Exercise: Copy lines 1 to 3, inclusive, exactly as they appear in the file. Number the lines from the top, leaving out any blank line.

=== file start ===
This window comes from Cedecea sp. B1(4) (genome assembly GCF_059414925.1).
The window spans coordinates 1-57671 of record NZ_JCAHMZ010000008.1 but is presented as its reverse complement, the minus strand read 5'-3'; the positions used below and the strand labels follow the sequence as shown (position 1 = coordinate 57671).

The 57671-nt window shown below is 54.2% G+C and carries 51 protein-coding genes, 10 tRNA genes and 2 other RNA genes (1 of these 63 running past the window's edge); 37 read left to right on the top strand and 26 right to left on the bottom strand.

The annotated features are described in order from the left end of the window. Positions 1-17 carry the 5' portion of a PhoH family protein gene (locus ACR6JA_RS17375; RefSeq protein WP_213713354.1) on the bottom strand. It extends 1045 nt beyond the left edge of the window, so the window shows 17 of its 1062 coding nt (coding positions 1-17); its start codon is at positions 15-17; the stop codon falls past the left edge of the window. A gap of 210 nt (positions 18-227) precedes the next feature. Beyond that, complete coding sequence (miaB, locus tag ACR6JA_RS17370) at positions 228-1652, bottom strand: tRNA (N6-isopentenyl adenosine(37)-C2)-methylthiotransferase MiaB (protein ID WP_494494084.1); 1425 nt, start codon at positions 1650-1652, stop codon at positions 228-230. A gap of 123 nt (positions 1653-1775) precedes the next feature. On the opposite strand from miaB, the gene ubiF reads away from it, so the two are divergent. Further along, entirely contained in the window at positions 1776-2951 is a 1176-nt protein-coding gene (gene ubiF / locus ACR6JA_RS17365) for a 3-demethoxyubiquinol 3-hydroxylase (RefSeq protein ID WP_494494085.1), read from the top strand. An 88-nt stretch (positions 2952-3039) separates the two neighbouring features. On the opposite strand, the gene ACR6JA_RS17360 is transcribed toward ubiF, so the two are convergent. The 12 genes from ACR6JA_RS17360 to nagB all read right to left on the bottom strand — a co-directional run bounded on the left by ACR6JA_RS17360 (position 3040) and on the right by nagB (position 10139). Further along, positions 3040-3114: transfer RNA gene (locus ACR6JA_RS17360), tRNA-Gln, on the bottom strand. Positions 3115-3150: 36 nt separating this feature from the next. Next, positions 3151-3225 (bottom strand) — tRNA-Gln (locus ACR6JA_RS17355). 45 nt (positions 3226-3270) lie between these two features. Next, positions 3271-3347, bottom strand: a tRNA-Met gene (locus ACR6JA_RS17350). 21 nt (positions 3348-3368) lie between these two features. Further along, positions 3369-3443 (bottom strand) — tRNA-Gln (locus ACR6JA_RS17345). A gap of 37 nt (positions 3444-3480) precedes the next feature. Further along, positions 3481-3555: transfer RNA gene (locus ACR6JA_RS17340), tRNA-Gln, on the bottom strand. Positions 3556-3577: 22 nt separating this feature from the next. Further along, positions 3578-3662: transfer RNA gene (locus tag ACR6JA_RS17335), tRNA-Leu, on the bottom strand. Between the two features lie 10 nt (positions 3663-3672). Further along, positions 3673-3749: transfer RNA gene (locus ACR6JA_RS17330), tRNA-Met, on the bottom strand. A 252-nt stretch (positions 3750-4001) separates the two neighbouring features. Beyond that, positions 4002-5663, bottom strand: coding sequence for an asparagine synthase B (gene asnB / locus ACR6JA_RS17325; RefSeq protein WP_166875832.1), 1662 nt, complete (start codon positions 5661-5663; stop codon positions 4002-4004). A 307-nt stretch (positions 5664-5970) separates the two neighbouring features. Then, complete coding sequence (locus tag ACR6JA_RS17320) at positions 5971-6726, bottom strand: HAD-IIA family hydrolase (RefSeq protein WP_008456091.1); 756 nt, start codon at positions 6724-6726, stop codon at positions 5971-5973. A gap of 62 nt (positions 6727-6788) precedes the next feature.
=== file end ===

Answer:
This window comes from Cedecea sp. B1(4) (genome assembly GCF_059414925.1).
The window spans coordinates 1-57671 of record NZ_JCAHMZ010000008.1 but is presented as its reverse complement, the minus strand read 5'-3'; the positions used below and the strand labels follow the sequence as shown (position 1 = coordinate 57671).

The 57671-nt window shown below is 54.2% G+C and carries 51 protein-coding genes, 10 tRNA genes and 2 other RNA genes (1 of these 63 running past the window's edge); 37 read left to right on the top strand and 26 right to left on the bottom strand.